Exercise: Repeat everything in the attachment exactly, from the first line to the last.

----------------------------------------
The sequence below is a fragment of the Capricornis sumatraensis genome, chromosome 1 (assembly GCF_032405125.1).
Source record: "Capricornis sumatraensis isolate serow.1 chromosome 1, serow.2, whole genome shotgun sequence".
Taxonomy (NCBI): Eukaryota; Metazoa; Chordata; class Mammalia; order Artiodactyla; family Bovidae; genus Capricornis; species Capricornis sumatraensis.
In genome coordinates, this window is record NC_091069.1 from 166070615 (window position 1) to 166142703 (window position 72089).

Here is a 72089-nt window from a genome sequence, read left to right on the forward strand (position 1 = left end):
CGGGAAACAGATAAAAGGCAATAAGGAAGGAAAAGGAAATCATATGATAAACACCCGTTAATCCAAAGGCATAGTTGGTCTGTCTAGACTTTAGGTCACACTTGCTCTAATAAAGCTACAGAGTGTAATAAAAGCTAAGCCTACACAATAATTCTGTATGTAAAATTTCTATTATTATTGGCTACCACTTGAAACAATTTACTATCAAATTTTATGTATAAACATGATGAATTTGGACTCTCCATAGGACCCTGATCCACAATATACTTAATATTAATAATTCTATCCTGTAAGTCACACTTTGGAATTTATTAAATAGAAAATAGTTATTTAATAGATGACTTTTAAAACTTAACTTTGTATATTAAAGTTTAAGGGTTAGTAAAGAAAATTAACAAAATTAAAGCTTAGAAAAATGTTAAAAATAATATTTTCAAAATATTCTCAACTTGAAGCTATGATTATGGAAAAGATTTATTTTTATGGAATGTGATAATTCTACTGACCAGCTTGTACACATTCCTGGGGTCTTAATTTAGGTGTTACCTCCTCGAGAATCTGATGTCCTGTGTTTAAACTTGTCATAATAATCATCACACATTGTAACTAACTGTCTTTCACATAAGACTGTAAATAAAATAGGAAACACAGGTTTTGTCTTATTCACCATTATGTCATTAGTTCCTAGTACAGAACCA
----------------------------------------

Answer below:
The sequence below is a fragment of the Capricornis sumatraensis genome, chromosome 1 (assembly GCF_032405125.1).
Source record: "Capricornis sumatraensis isolate serow.1 chromosome 1, serow.2, whole genome shotgun sequence".
Taxonomy (NCBI): Eukaryota; Metazoa; Chordata; class Mammalia; order Artiodactyla; family Bovidae; genus Capricornis; species Capricornis sumatraensis.
In genome coordinates, this window is record NC_091069.1 from 166070615 (window position 1) to 166142703 (window position 72089).

Here is a 72089-nt window from a genome sequence, read left to right on the forward strand (position 1 = left end):
CGGGAAACAGATAAAAGGCAATAAGGAAGGAAAAGGAAATCATATGATAAACACCCGTTAATCCAAAGGCATAGTTGGTCTGTCTAGACTTTAGGTCACACTTGCTCTAATAAAGCTACAGAGTGTAATAAAAGCTAAGCCTACACAATAATTCTGTATGTAAAATTTCTATTATTATTGGCTACCACTTGAAACAATTTACTATCAAATTTTATGTATAAACATGATGAATTTGGACTCTCCATAGGACCCTGATCCACAATATACTTAATATTAATAATTCTATCCTGTAAGTCACACTTTGGAATTTATTAAATAGAAAATAGTTATTTAATAGATGACTTTTAAAACTTAACTTTGTATATTAAAGTTTAAGGGTTAGTAAAGAAAATTAACAAAATTAAAGCTTAGAAAAATGTTAAAAATAATATTTTCAAAATATTCTCAACTTGAAGCTATGATTATGGAAAAGATTTATTTTTATGGAATGTGATAATTCTACTGACCAGCTTGTACACATTCCTGGGGTCTTAATTTAGGTGTTACCTCCTCGAGAATCTGATGTCCTGTGTTTAAACTTGTCATAATAATCATCACACATTGTAACTAACTGTCTTTCACATAAGACTGTAAATAAAATAGGAAACACAGGTTTTGTCTTATTCACCATTATGTCATTAGTTCCTAGTACAGAACCA